It’s an often-stated fact that the COVID pandemic has widened inequalities. This is stark when you consider the position for the North of England.
The political response to this is the ‘levelling up’ agenda.
The scale of challenge ahead for communities in West Yorkshire is set out in recent reports from the Northern Health Science. Firstly A Year of Covid in the North showed 17% higher mortality from COVID-19; overall mortality was 14% higher; and COVID-19 care home mortality was 26% higher. Preventable factors such as higher deprivation and poorer underlying health explained half of the COVID-19 differences and two thirds of the all-cause mortality differences.
This is shocking but not surprising. As CEO for a large integrated care system, serving 2.4 million people, the starting point for me is that everyone should have every chance to have the best start in life, with every opportunity to live a long, happy, healthy one. This is demonstrably not the case, with variations in healthy life expectancy of over 20 years and life expectancy gaps of over a decade.
The scale of challenge for the next generation is clearly articulated in the second report from The Northern Health Science Alliance: The Child of the North: Building a fairer future after COVID-19 report, published December 2021. Children in the north are more likely to die under the age of one; more likely to be living with obesity; missed more schooling than their peers elsewhere in the pandemic; reported being lonelier (23% v 15% in the rest of England); and are more likely to be in care. This needs a response based on employment, poverty, education, and connectedness.
If you’re a child or young person 18 years or under living in West Yorkshire, you are almost three times as likely to live in a poorer area of England than the average. In West Yorkshire, children and young people are more likely than any other age group to live in the most ‘deprived population decile’ (higher crime, lower-income, worse access to services). 28.7% of our 0–18-year-olds live in these areas.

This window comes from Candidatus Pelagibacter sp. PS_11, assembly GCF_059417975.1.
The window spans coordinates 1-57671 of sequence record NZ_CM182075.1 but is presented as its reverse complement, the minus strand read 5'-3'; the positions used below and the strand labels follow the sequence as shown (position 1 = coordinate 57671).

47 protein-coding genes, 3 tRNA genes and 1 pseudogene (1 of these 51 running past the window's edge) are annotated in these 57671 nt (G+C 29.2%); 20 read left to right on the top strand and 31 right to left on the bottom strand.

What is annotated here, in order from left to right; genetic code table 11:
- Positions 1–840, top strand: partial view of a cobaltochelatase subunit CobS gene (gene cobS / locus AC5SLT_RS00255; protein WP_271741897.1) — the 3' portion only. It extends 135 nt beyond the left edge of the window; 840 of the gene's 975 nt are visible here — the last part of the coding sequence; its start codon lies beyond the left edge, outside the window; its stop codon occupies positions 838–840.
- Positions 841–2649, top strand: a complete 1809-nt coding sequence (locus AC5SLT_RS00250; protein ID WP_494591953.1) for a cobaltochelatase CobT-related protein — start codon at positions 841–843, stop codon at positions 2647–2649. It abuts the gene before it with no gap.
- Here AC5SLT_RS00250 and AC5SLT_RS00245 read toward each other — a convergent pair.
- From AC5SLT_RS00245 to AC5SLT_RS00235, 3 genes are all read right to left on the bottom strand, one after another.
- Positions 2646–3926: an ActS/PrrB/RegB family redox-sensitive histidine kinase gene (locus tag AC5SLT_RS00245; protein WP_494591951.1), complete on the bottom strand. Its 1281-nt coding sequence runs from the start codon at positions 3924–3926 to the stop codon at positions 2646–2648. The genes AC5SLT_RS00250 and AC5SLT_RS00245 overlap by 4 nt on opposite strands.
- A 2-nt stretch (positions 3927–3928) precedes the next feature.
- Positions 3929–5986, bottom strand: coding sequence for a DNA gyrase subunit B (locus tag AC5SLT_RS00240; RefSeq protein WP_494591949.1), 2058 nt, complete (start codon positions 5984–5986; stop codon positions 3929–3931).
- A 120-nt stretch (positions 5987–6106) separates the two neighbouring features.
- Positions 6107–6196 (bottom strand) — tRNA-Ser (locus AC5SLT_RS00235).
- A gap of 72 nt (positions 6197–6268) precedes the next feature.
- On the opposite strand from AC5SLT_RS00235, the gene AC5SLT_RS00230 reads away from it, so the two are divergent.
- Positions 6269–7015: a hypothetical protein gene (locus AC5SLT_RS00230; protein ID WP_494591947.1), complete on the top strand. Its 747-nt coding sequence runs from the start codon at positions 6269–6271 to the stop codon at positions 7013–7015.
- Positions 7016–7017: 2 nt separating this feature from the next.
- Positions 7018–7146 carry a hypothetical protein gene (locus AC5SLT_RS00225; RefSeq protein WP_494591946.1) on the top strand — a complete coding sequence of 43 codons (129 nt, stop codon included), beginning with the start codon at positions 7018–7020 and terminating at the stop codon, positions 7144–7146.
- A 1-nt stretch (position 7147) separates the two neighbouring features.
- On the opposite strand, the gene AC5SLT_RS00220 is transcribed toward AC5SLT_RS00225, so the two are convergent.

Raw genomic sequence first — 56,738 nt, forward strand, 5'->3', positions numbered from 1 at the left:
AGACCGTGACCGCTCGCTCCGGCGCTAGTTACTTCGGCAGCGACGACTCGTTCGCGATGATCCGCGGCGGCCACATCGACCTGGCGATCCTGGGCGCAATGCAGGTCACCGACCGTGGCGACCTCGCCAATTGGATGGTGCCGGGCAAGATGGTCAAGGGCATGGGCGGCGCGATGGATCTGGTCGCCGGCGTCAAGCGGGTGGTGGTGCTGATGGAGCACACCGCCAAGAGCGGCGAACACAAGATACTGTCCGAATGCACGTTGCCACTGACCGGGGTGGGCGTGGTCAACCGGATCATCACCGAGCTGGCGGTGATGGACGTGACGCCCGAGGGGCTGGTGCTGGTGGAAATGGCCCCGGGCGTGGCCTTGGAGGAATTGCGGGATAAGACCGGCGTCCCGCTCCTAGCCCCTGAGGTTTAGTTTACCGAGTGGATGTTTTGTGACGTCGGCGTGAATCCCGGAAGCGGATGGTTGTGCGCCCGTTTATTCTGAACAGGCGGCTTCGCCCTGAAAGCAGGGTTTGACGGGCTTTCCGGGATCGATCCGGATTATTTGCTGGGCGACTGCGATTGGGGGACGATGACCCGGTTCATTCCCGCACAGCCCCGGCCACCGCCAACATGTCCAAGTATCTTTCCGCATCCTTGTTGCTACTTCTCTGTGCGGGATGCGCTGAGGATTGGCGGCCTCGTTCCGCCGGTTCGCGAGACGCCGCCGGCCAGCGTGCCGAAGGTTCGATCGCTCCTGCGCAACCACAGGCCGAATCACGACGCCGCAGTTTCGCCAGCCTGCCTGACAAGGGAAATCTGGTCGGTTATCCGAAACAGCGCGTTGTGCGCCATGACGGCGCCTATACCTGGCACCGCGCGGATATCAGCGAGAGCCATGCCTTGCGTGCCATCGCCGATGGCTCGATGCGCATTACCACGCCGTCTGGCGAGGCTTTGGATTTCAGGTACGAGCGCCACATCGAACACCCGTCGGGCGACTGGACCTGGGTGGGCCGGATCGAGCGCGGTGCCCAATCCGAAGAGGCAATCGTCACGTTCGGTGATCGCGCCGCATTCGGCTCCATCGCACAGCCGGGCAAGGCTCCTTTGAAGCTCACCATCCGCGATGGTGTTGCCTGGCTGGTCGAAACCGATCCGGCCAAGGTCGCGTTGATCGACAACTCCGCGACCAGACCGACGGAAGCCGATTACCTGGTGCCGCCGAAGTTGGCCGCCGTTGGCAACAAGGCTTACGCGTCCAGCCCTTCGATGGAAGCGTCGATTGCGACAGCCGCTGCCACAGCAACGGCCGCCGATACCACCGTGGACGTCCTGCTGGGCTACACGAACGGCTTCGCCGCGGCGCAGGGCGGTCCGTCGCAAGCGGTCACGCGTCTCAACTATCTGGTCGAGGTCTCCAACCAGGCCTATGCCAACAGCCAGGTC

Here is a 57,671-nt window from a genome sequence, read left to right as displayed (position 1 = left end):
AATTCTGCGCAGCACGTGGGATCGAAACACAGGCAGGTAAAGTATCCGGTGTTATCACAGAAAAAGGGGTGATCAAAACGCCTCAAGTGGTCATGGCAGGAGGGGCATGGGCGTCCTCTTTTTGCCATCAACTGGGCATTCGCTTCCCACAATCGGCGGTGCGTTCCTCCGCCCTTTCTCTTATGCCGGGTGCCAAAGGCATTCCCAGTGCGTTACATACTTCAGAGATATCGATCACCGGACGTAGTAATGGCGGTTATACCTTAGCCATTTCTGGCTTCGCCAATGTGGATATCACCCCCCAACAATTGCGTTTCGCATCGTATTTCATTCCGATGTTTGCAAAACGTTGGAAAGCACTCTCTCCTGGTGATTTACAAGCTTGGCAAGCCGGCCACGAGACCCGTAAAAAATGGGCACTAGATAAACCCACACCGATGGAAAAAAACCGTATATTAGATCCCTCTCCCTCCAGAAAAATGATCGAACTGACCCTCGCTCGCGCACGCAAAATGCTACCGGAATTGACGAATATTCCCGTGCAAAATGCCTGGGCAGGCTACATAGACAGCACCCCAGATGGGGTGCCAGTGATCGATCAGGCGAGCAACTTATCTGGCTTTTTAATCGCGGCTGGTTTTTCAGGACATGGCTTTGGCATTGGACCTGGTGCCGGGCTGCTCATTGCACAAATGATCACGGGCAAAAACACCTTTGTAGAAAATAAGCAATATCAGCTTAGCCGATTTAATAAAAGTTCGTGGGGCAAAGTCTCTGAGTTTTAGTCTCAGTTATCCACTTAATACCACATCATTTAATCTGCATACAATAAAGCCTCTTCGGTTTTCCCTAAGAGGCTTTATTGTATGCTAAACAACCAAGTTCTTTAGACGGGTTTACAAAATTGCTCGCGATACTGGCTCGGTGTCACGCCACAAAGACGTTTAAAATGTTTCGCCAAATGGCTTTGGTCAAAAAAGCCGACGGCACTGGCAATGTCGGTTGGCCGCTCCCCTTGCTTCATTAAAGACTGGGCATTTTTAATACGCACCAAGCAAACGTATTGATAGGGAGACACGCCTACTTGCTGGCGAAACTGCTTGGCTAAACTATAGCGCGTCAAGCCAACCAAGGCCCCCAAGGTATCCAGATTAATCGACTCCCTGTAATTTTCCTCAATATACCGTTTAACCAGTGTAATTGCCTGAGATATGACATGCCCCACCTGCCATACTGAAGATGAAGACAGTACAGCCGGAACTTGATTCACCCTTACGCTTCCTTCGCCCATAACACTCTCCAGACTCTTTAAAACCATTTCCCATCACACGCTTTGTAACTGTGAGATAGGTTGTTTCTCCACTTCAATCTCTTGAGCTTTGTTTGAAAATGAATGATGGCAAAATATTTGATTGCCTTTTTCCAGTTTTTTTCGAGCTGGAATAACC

In West Yorkshire we know that intersectionality is also a factor. For example, a high percentage of children and young people from ethnic minority communities, have poorer adult health outcomes and less access to services that are important for a life course approach.
As a Partnership, we know real change happens in real work. We cannot continue to admire the problems we face; we must act. Our independent race review (October 2020) highlighted the need for broad actions on wider determinants, access, leadership and mental health care for the 20% of the population from an ethnic minority group.
The review, connected to our 10 big ambitions, has progressed in two ways. The first tackles injustice and inequity facing our workforce. We have 580 organisations/allies in an anti-racist movement, fellowships for talented under-represented groups to further career progression, and race networks represented at the highest levels of governance and decision making. The second is progress that directly addresses and tackles inequalities facing ethnic minority communities in West Yorkshire. Here we have changes to service delivery models and tackling backlogs. Our Connecting on Inclusion Report sets out the impact to date and the work to do.
This issue of race equity is a standing item on our politically led Partnership Board. This not a fad but a fundamental priority that will take time to address. The value of place-based working importantly strengthens the role of local democracy, elected members and accountability to communities. As a partnership with local authorities, we scale up anchor institutions programmes that promote community wealth building, social value, and better jobs in disadvantaged communities.